Rain in the night, unheard through my sleep. Rain early, then an impossibly brilliant sun found me in the wet garden, my father-in-law’s little orange-handled clippers in hand.
The Knockout rose is really as care-free as its ads proclaim. While black spot and Japanese beetles and some mysterious but devastating fungus laid waste to other hybrids nearby, my deep pink Knockout just kept growing and blooming and branching lavishly over the garden fence, burgeoning grace over my well-intended but spotty gardening skills.
The only thing it needs to keep looking beautiful is dead-heading. And it reveals spent blooms easily– all the withered petals let go at once and leave the dark little center. But it’s tricky– the Knockout blooms in clusters, but not simultaneously. You have to slide careful clippers in to nip only the finished bloom that might have faded just next to a bud not yet open. Take away what is past leaving still-awaited beauty undamaged.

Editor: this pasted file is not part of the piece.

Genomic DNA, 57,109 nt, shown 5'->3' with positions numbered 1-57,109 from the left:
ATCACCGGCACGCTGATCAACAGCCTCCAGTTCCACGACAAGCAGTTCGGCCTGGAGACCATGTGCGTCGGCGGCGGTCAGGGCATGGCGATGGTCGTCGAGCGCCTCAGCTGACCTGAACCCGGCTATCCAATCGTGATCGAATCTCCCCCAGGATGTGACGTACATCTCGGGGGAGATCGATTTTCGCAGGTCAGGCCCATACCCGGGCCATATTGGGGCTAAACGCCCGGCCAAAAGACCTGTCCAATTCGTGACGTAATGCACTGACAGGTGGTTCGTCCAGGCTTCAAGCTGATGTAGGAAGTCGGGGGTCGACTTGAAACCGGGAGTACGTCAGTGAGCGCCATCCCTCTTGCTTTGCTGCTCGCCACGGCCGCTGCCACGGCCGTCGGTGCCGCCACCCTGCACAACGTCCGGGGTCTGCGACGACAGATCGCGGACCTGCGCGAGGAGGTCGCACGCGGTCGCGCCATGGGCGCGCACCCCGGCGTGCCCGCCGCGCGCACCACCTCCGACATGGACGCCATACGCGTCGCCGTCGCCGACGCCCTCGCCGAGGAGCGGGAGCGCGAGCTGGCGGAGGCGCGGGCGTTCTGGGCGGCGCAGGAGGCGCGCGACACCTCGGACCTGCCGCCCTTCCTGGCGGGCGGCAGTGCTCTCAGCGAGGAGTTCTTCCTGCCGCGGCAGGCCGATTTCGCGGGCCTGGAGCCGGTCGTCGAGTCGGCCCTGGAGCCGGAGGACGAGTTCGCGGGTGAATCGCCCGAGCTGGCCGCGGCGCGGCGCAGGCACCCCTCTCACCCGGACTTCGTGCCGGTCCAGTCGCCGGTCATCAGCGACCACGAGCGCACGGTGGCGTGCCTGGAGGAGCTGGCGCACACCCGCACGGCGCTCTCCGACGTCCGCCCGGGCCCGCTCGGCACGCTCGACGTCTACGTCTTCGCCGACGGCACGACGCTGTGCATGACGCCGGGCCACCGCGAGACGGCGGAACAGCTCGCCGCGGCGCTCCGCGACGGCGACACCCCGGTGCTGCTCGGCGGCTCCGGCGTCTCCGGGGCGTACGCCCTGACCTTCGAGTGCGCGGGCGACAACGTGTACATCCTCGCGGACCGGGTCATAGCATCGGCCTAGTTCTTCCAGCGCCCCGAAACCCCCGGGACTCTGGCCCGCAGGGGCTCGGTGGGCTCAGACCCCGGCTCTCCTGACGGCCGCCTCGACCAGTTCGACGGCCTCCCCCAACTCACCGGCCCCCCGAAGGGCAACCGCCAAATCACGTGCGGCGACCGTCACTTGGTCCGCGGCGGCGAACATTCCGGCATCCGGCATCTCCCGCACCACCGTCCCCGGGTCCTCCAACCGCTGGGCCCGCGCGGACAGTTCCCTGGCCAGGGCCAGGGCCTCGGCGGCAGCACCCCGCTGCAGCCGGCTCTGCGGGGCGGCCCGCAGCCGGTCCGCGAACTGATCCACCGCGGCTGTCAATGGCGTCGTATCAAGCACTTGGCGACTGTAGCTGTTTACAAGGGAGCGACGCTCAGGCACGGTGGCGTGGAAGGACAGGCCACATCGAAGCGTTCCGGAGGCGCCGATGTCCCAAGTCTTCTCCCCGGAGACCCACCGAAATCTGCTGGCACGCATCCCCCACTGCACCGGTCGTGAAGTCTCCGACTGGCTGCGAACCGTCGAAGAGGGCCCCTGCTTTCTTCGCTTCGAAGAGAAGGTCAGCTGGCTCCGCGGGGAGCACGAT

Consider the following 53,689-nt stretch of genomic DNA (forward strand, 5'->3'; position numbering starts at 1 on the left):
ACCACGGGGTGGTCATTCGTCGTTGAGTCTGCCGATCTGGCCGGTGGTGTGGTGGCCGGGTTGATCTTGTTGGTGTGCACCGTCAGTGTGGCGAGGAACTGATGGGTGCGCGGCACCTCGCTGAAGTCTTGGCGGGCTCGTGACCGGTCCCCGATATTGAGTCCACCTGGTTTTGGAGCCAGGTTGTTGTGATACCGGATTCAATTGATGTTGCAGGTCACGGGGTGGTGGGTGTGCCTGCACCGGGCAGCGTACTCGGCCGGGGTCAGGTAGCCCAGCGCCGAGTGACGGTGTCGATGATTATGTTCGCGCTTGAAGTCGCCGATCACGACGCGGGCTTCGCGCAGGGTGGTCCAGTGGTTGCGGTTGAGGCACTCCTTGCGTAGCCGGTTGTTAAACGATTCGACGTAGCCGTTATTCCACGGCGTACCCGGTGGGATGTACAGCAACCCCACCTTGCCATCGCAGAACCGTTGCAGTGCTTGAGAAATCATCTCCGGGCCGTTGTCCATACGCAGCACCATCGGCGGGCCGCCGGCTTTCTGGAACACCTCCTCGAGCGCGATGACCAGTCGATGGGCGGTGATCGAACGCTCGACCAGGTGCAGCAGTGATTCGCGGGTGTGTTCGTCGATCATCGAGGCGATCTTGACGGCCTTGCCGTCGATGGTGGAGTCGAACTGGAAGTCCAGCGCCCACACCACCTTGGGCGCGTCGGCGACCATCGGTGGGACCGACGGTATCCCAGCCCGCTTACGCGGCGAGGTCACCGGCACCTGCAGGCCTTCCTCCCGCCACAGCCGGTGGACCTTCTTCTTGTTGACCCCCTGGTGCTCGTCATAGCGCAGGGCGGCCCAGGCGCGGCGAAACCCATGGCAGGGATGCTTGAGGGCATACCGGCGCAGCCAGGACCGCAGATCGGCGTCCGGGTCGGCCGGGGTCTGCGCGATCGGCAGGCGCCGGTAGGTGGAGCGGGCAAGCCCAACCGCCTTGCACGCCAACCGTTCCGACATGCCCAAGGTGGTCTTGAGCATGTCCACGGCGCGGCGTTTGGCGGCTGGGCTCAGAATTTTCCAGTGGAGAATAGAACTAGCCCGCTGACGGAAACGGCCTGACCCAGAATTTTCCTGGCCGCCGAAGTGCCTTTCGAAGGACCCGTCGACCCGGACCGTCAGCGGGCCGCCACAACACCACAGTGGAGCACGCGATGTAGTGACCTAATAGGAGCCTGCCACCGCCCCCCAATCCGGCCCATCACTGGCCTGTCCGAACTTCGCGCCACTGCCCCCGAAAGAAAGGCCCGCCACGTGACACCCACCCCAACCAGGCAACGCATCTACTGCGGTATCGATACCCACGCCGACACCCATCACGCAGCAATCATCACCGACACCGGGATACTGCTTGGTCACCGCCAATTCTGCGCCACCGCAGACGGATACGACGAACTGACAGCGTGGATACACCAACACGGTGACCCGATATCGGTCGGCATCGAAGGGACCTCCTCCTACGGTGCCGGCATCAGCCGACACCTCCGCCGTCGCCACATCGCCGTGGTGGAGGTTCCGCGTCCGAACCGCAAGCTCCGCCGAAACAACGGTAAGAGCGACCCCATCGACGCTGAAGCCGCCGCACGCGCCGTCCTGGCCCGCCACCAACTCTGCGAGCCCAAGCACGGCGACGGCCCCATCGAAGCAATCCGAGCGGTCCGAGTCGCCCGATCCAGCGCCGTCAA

As I worked for a few moments, bringing down showers of raindrops and petals with each cut, I could not help but think that this discipline of careful pruning is one I should cultivate in life. How often what was good and beautiful, but past its time, might be crowding the next blooming thing?
I’m better at carefully weighing what I add to life, but not as skilled at asking honestly what I should let go of. What practices and pursuits, if really touched, would drop all their coverings and admit their season spent?